This means more than just knowing the odds on a flush draw. It means knowing how much money is in the pot, how much money is in every stack, what your opponent’s range is, and how often they might fold. It means knowing that there are 16 combos of ace-king and only six combos each of aces and kings. And knowing how to use that information. 

So you have to be smart, tough, and willing to learn. And you have to be a self-starter.

The least effort you can put in is probably hiring a coach for a few hours a week and doing a few more hours of homework. And if you’re only studying for a few hours a week, it will take years to become a winning player, if it happens at all, because the game may evolve faster than you’re learning. 

So, can you do it?  Probably. Most people of reasonable intelligence can be successful at poker if they have the other traits and they work hard enough. 

Will you do it? Probably not.

The simple truth is, most aspiring poker pros fail. It seems like half the rideshare drivers in Vegas are failed poker pros. Most people discover that it isn’t as much fun as they thought, or they have trouble putting in the hours of play and the hours of study that it takes to make it happen. Some fall into the traps of drinking and gambling that surround the card room and lose it all back even when they’re winning at the table.

But whatever the cause, most people, no matter how bad they say they want it, don’t pull off playing poker as a full-time job. 

The best indicator of success in poker is previous success. If you’ve been successful without someone telling you what to do in the past, poker may be right for you. If you’ve been a winning player over a large sample of hands, that helps too. If you don’t know for sure because you don’t track your results, the prognosis isn’t good.

And a few tournament wins don’t mean anything if you don’t know how many you’ve played and what your ROI is. 

An exercise you can try for yourself

To find out if you might be able to play poker for a living, try a small experiment. Play micro-stakes online. Play the same game without moving up or taking shots at different games until you’ve played 50,000 hands. You can track that with PokerTracker or another similar product. Play at least 15 hours a week and study five hours a week. Spend your study time efficiently, watching videos, reading books, taking notes, working with a coach, whatever works for you. And keep doing this until you are a serious winner over a sample size of 50,000 hands.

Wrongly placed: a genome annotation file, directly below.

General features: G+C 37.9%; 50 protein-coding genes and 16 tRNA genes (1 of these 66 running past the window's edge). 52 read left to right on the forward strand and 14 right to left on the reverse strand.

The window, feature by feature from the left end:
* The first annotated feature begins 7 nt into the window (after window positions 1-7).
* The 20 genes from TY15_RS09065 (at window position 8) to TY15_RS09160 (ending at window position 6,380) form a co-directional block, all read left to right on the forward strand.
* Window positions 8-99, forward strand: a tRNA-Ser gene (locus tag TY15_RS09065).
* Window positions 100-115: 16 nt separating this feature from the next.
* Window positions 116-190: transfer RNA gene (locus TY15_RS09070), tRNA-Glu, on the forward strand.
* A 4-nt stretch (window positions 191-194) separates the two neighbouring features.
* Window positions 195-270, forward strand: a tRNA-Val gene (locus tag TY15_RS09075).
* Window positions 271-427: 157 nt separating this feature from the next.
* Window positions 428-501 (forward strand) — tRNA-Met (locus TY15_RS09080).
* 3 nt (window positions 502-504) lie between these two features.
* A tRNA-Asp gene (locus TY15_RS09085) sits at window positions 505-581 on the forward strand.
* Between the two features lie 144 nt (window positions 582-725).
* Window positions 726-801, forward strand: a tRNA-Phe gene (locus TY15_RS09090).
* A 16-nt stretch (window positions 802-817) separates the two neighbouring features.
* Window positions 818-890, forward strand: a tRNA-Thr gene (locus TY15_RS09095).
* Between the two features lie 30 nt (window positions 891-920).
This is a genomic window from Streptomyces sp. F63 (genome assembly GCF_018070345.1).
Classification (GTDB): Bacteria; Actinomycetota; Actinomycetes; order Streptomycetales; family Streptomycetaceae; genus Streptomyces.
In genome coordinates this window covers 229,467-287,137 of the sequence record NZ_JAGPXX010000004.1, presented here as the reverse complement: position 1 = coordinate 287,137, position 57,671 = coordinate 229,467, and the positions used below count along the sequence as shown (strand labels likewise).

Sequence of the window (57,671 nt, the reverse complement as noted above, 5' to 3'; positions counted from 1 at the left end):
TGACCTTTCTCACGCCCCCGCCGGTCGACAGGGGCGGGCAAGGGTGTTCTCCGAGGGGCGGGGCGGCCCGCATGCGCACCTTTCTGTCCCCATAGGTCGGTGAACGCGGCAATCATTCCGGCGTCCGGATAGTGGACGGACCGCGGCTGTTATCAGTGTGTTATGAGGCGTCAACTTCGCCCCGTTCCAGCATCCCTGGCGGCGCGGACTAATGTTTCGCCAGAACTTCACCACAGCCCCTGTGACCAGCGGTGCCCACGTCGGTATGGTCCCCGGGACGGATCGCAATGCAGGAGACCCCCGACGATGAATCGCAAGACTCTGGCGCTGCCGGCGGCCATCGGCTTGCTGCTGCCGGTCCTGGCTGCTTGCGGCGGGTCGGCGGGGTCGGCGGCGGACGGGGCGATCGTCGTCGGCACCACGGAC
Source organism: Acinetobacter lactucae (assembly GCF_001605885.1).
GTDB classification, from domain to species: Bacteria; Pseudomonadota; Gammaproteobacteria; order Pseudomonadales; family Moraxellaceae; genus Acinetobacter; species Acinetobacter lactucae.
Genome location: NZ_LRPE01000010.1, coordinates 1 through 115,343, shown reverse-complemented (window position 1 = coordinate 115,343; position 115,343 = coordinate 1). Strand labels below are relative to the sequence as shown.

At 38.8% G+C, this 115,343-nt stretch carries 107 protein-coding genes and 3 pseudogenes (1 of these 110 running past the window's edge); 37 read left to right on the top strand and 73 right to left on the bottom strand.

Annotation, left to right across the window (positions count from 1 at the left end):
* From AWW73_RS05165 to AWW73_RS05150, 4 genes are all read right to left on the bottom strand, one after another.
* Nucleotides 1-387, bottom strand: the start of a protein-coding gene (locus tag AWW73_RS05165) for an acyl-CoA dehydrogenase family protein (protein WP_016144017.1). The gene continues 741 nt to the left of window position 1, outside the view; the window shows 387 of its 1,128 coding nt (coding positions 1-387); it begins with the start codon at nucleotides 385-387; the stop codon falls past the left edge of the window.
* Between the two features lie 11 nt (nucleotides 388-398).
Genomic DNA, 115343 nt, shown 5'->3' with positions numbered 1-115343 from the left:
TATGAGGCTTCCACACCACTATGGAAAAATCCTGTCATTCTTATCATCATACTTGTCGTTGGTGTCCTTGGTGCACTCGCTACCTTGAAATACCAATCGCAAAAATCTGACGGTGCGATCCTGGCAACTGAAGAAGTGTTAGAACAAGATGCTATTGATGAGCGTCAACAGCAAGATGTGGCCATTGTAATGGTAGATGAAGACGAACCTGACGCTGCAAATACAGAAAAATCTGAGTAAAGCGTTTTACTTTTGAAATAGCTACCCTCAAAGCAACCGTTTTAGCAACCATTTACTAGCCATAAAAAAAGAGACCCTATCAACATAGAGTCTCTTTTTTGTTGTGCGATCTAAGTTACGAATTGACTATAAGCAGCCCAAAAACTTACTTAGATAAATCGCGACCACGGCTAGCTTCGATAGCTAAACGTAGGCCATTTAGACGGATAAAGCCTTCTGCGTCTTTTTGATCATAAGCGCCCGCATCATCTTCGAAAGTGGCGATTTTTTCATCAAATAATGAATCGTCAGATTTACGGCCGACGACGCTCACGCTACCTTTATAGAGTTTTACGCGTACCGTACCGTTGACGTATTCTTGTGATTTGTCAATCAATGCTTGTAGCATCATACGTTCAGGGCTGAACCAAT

If you’re playing two or three tables, you should be able to get 50,000 hands in less than 300 hours of play. That’s like working a full-time job for less than a month. It may take you six months to get there, but if you can’t manage to stick with it until you get the proof that you are a long-term winner and can stick with it, you don’t stand a chance playing for a living. 

You may discover that you get bored and want to play different games and bounce around. If so, it will be hard for you to grind out a living in the same game that you know you can beat. 

You may discover that it’s hard to make enough time to get in that many hands. If so, you probably don’t want to try to play full-time where you’ll be grinding out a ton of hours. Some people just can’t go to work if there isn’t a boss who holds them accountable. There’s nothing wrong with that, it’s just how a lot of people are wired.  

You may discover that you can’t manage to beat the games because you aren’t studying hard enough or aren’t able to find the right materials. If you can’t beat micro-stakes after studying five hours a week for a few months, then playing for a living definitely isn’t right for you. It doesn’t mean you aren’t a smart person, or even that you aren’t a good player, it just means that you aren’t in the top few percent who are able to play so well that they can beat their opponents for more than they’re paying in rake. 

The secret to playing poker for a living

Since you read this far, I will tell you the secret to playing poker for a living. 

Are you ready?

It’s just hard work. That’s it. No different than any other job.

First, you put in the work to learn. Then you put in the work to sit at the tables and grind out a profit. And it isn’t always fun. Pros make it look fun, and sometimes it is, but we make it seem like we’re having a good time as often as possible because a happy table is a profitable table. 

The good news is that it’s very doable if you have the skills I listed above and are willing to put in the work. In fact, it’s a great career for some people. If you put in as much work studying the game as would into getting a one-year certificate from a college, you’ll probably be making more money than most people who spend that much time in school, and you won’t have any student loans to pay off. 

Written by

Chris Wallace

Professional poker player, HORSE world champion, author.